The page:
any one as soon as he observed—by means of the camera—the presence of a hostile vessel within the limits of any of the circles marked upon his white table.
In the American War of 1860, the electric torpedo, invented but two years before, played a most conspicuous rôle, and formed indeed, with the use of big guns and monitor iron-clads, one of the most important features of the struggle, at any rate from a scientific point of view. The war of 1866, when the Austrians suffered such a terrible defeat at the hands of the Prussians, will long be remembered as a combat between the old muzzle-loading rifle and the breech-loader, in which the latter was victorious. The Franco-German struggle of 1870, again, though marked by the employment of no special arm, if we except the mitrailleuse, was assisted by important applications of science; to wit, the reproduction, by means of photo-lithography, of the French ordnance maps and plans, which were distributed in thousands throughout the German army, and the establishment in France of la poste aérienne to communicate with the besieged garrison of Paris. The regularity with which the mails left Paris par ballon monté must still be fresh in the memories of our readers, the publication of correspondence from the French capital being maintained in our journals during the whole period of the investment. From September 23d to January 28th, when Paris was practically cut off from the rest of the Republic, no less than sixty-four balloons left the city with passengers, mails, and pigeons, and of these only three were lost, while five were captured. The return-post by "homing pigeons" was hardly so regular, but nevertheless half the number of dispatches given in by correspondents at Tours and elsewhere, or in other words 100,000 messages, were by the unflagging energy of the postal authorities carried into the beleaguered capital. The dispatches, most of them as brief as telegrams, were distinctly printed in broad sheets and photographed by the aid of a micro-camera; impressions upon thin, transparent films were then taken and rolled in a quill attached to the tail of the winged messenger which was to bear them into Paris. Arrived at their destination, the tiny photographic films were enlarged again by the camera, and the dispatches, being once more legible, were distributed to the various addresses.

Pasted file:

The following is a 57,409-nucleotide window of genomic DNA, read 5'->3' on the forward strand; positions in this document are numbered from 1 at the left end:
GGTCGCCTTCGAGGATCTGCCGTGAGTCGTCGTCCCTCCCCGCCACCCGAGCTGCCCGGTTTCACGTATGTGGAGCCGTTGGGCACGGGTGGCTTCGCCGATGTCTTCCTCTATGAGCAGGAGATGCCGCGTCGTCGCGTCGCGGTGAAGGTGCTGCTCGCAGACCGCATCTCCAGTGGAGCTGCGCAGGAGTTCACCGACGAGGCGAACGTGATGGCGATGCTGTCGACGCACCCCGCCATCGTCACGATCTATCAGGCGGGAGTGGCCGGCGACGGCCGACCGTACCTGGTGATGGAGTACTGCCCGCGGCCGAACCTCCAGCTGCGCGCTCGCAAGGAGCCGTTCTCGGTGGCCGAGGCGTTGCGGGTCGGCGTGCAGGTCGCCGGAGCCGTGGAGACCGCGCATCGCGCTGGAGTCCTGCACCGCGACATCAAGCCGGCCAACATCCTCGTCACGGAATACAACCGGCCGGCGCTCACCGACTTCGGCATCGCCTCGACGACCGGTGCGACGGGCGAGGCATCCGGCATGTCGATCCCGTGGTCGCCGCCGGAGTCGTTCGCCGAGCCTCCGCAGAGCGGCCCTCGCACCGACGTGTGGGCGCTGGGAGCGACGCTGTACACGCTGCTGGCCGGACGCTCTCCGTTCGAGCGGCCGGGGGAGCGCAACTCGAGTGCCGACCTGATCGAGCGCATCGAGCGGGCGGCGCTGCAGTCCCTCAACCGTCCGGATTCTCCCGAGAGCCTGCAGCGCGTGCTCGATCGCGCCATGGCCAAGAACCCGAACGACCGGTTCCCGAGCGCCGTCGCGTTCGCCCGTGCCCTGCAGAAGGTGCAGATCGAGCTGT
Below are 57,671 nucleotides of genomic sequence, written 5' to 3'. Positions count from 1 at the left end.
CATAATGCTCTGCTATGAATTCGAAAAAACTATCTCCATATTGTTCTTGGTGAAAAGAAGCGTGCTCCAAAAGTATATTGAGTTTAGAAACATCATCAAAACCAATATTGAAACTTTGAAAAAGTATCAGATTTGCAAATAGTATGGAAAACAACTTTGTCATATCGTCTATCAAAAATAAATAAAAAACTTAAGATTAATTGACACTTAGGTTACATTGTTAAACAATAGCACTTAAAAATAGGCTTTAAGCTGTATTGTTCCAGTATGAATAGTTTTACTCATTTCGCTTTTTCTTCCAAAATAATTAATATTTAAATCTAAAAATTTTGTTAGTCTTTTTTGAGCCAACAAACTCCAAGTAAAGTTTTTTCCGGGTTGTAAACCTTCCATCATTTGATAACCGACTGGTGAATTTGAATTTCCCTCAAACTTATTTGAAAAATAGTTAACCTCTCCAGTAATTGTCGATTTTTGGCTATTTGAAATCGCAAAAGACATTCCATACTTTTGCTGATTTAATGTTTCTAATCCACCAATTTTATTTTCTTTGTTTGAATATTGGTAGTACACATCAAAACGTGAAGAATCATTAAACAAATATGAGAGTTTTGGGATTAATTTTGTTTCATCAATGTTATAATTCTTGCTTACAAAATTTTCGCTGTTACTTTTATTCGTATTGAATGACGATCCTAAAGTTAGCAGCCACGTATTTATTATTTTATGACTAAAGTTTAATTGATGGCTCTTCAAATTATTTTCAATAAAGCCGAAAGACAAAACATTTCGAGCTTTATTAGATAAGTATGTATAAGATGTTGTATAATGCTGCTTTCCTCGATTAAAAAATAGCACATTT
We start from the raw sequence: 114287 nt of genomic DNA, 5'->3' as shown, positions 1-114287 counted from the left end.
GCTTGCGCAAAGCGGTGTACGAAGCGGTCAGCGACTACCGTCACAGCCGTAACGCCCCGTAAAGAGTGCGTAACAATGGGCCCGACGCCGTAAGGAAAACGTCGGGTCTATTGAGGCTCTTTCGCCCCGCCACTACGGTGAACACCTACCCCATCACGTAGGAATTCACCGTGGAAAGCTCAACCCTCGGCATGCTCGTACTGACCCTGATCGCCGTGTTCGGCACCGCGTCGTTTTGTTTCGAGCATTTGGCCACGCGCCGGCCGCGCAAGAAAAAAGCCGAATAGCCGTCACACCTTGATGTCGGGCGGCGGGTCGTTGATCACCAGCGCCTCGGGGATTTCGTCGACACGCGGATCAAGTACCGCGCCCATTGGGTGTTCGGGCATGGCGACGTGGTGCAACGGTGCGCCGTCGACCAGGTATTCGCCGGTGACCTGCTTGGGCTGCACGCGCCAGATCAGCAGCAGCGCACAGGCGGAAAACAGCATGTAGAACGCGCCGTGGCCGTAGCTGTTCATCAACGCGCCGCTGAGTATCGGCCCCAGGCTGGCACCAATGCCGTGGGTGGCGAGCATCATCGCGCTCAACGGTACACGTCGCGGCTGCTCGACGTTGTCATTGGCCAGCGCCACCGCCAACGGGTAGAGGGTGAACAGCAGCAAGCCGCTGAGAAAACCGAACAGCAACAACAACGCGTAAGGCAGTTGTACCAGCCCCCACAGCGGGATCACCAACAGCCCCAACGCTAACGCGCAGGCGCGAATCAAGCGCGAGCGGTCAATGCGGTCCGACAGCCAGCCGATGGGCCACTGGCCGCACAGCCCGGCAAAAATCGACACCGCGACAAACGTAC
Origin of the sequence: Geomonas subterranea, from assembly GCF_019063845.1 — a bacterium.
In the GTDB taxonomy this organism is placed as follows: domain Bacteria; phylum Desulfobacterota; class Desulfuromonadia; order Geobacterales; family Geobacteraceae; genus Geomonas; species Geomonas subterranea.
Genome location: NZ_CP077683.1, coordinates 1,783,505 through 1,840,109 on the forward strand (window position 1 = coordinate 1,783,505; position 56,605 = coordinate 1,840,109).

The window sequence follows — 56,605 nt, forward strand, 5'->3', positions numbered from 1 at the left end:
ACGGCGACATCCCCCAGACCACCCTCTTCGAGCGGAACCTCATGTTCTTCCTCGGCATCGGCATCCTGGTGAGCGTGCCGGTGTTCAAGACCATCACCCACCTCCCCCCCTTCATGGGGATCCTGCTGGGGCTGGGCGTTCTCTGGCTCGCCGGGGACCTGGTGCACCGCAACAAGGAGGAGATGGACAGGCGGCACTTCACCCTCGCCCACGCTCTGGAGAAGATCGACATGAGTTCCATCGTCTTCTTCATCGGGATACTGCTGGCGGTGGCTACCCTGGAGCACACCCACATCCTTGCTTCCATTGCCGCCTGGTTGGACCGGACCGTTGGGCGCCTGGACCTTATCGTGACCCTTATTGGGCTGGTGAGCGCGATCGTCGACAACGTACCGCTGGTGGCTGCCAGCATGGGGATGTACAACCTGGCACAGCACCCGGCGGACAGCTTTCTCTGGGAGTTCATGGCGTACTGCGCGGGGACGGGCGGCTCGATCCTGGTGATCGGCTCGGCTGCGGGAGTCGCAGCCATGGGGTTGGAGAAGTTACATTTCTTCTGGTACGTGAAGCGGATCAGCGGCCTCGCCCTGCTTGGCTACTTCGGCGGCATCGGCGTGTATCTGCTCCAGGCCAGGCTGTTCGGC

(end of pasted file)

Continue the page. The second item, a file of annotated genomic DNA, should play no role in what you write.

The present Russo-Turkish War cannot well be less interesting than those that have so recently preceded it, and we may especially point out two directions in which fresh examples of scientific warfare will probably manifest themselves—in connection, namely, with the cavalry pioneer and the Whitehead torpedo. Both of these will probably be seen in warfare for the first time, and before many days are past we may hear of their doings in action.
The cavalry pioneer must not be confounded with the Prussian Uhlan who played so conspicuous a part in the last war. The ubiquitous Uhlan, terrible as he was, did not work the injury which some of